I nod, and prepare to ask a follow-up question, but before I can he says, “Actually, I’ve been thinking a lot. About the future, future plans…”

The transition seems too easy to be natural; “Is that an intentional segue?” He assures me it’s not, that he’s really had the future on his mind. “What have you figured out, then?” I ask. It takes him a few seconds to respond. “I definitely see myself traveling,” he says. As for the rest, he admits he’s “still searching.”

“Doesn’t it scare you?” I ask. “Not really.” He says that sometimes he senses a little bit of pressure–after all, Cito is twenty-five, and, like a standard master’s student, he’s already had a few years of solid work experience (unlike uncertain patchwork of volunteer assignments and extracurricular org-work that is my resumé)–but he makes sure not to dwell on it. In my past life as a type-A workaholic (or, rather, stress-a-holic), I might have dismissed him as being too “relaxed,” but after going through my recent roller-coaster of fear-and-trembling, his perspective seems to make more sense. “Of course there’s this feeling that the world wants me to get my act together,” he admits, “But I’m not scared. I try to see the uncertainty as part of the process.” He smiles wryly before–as he usually does when we talk–throwing my question back at me.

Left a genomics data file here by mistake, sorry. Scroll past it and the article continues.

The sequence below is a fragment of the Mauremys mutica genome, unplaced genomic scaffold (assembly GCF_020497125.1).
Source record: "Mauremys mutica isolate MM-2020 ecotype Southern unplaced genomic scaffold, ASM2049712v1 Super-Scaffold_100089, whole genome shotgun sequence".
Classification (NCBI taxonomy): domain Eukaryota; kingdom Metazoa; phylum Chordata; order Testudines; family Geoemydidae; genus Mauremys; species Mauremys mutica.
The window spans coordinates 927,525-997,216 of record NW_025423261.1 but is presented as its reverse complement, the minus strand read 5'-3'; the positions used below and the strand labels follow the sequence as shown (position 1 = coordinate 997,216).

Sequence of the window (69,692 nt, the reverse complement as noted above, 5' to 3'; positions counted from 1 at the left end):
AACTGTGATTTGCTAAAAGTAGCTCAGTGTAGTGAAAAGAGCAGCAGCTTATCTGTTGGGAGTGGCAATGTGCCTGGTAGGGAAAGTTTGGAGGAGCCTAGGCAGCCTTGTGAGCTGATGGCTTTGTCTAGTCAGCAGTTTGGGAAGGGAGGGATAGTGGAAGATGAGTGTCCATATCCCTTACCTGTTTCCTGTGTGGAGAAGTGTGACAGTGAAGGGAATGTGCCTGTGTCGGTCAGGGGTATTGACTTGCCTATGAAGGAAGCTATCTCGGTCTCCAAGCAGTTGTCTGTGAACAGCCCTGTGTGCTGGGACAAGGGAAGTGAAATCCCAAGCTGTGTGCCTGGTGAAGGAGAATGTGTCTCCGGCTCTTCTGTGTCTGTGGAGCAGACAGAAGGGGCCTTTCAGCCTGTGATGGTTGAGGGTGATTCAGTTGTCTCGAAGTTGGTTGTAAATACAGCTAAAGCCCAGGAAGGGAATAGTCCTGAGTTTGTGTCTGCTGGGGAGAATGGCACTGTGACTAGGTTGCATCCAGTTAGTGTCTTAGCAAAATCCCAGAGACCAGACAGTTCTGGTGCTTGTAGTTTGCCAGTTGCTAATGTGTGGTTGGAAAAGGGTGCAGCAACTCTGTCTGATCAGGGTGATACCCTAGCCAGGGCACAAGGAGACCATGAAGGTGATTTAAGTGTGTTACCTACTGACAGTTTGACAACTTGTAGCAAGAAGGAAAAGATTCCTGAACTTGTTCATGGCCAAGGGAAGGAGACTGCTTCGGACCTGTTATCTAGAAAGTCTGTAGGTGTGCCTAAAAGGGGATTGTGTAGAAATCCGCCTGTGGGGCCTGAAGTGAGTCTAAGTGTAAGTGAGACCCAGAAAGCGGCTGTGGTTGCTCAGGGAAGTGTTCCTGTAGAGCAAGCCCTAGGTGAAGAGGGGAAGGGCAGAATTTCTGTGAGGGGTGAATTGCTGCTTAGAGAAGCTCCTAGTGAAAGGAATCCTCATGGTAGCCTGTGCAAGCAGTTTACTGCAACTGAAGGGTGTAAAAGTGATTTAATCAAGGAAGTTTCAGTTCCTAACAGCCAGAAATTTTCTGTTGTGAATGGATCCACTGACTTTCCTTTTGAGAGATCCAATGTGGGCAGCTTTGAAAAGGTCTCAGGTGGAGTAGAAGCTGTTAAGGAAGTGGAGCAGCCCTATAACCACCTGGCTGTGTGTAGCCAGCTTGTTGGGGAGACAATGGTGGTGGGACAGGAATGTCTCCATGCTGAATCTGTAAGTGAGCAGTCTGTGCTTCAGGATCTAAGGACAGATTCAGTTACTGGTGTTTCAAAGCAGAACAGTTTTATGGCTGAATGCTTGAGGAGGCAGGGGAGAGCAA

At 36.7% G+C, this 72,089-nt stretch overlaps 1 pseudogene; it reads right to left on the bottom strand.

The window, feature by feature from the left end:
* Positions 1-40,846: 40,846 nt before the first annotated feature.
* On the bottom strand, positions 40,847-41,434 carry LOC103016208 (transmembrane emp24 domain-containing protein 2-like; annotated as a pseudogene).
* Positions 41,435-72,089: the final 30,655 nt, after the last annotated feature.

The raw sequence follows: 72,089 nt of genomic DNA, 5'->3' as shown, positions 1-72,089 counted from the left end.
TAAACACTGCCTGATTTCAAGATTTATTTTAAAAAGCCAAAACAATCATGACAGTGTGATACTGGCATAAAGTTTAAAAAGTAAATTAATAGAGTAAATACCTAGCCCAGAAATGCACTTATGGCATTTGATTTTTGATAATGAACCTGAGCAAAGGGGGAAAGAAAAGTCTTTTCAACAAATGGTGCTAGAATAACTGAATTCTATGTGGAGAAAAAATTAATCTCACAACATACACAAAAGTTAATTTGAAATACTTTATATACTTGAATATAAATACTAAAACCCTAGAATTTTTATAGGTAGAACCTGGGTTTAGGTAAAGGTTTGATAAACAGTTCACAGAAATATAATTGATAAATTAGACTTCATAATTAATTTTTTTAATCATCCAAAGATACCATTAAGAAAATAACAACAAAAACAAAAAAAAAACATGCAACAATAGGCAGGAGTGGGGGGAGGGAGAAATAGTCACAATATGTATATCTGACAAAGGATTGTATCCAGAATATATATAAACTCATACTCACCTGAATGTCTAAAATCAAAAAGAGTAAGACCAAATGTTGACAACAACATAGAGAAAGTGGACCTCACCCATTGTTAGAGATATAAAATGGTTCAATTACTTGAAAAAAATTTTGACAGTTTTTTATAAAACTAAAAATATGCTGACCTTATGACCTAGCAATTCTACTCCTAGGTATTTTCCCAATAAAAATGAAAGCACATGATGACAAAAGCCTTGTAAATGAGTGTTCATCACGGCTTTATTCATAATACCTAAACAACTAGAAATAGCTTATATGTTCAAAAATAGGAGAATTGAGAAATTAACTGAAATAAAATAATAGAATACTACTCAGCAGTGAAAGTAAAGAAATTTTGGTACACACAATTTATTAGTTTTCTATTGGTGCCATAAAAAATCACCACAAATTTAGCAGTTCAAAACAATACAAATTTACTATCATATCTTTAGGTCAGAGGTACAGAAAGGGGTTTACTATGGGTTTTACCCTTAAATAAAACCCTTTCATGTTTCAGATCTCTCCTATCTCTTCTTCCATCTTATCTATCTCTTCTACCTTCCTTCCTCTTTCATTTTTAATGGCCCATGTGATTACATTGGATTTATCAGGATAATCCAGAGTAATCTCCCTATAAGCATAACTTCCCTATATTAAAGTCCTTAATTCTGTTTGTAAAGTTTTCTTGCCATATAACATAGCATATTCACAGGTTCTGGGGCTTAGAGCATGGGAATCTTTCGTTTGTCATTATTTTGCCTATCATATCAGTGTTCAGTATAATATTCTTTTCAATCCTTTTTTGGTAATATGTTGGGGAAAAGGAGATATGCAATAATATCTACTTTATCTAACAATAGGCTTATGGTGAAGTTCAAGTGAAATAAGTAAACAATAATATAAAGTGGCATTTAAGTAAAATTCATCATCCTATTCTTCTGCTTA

In response, I give him the same spiel, albeit less dramatic, that I’d given A.G.–the fact that I’m not looking forward to the foreseeable future, the perceived tension between responsibility and dreams. When I finish, he looks at me, confused. “I don’t get it,” he says, “What’s the connection between giving up on your dreams and growing up?” I tell him it’s about being responsible, about doing the mature thing and providing for my family, shoving my dreams into what Po Bronson, in his book What Should I Do With My Life? (a question I ask myself daily), calls the “Lockbox,” along with the “f*** you money” I earn in exchange for putting those dreams away. “So you plan to go to work, get a high paying job, then make the money so you can do accomplish your dreams later?” he asks in a tone that makes it very obvious he thinks this is a stupid idea. “Not exactly,” I say, “I mean that having to do the responsible thing, earn the money and stuff, will mean giving up on my dreams entirely. They can’t exactly keep me afloat, you know?”